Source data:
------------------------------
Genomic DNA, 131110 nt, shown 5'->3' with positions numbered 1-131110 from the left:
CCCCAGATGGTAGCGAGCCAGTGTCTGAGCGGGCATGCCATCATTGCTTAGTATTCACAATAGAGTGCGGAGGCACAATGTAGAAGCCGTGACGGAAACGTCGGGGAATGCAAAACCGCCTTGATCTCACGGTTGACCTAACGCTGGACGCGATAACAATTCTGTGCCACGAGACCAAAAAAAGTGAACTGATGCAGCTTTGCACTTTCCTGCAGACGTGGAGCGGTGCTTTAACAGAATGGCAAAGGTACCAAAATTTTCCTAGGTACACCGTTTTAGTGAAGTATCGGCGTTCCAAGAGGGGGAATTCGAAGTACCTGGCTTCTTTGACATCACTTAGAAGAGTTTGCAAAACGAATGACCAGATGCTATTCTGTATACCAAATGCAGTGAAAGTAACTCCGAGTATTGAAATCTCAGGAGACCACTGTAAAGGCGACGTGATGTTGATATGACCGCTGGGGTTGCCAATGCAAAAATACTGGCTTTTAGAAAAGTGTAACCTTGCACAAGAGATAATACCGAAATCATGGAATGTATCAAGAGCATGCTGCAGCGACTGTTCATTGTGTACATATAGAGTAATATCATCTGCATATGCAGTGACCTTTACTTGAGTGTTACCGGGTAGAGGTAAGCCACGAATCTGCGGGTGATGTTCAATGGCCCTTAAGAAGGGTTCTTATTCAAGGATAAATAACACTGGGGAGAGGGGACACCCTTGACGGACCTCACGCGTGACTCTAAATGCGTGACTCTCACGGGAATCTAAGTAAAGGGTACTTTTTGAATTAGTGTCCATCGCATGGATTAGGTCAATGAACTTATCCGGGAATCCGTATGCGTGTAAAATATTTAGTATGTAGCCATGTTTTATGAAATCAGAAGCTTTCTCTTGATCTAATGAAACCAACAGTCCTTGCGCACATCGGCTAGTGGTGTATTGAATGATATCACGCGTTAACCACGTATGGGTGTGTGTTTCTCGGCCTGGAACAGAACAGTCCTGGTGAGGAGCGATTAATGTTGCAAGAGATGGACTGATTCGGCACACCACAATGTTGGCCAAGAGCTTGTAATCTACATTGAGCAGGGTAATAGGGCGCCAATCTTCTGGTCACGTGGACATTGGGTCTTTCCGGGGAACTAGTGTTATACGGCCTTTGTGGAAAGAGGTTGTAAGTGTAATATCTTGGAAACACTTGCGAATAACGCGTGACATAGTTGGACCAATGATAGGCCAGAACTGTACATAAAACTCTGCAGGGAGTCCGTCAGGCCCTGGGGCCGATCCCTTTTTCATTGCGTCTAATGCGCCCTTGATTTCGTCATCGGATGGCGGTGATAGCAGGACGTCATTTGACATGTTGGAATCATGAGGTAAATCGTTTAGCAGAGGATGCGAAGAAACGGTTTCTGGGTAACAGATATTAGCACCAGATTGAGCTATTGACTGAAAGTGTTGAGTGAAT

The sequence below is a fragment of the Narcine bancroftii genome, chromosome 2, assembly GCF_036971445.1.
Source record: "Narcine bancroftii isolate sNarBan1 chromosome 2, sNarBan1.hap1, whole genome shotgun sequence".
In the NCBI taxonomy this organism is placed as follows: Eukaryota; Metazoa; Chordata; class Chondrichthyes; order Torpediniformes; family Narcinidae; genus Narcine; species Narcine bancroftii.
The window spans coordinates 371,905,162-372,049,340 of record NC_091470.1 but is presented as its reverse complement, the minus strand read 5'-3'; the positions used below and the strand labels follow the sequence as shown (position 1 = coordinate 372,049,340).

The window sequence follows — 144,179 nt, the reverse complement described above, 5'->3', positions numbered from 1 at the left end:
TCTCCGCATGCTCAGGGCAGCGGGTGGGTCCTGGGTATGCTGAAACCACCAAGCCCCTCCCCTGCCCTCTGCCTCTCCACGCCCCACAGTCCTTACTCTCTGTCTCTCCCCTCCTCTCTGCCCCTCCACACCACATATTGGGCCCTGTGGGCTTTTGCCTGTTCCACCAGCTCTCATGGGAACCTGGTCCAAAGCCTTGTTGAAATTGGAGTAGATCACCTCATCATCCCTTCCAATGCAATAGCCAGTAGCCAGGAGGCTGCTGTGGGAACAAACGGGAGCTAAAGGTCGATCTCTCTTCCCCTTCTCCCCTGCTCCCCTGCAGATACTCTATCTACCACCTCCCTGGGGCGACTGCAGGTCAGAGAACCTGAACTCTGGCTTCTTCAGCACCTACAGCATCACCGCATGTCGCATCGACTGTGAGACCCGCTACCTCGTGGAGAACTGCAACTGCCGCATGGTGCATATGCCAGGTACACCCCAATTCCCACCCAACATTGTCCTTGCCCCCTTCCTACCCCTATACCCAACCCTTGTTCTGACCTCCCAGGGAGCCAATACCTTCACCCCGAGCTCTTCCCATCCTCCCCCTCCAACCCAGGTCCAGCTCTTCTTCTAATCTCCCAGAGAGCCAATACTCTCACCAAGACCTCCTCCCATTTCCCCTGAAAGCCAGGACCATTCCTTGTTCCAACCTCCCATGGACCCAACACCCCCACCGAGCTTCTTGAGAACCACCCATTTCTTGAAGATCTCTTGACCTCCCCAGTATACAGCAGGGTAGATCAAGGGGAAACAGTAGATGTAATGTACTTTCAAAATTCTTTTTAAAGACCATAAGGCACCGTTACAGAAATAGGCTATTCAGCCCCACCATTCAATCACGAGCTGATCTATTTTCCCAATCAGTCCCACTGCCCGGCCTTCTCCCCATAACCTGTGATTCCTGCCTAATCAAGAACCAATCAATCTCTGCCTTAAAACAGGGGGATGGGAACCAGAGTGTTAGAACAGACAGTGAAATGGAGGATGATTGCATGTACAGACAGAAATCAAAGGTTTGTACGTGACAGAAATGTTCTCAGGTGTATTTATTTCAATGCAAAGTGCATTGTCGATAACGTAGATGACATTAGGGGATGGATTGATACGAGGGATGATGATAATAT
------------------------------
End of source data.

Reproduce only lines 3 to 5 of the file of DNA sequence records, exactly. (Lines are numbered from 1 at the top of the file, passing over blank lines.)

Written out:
The sequence below is a fragment of the Narcine bancroftii genome, chromosome 2, assembly GCF_036971445.1.
Source record: "Narcine bancroftii isolate sNarBan1 chromosome 2, sNarBan1.hap1, whole genome shotgun sequence".
In the NCBI taxonomy this organism is placed as follows: Eukaryota; Metazoa; Chordata; class Chondrichthyes; order Torpediniformes; family Narcinidae; genus Narcine; species Narcine bancroftii.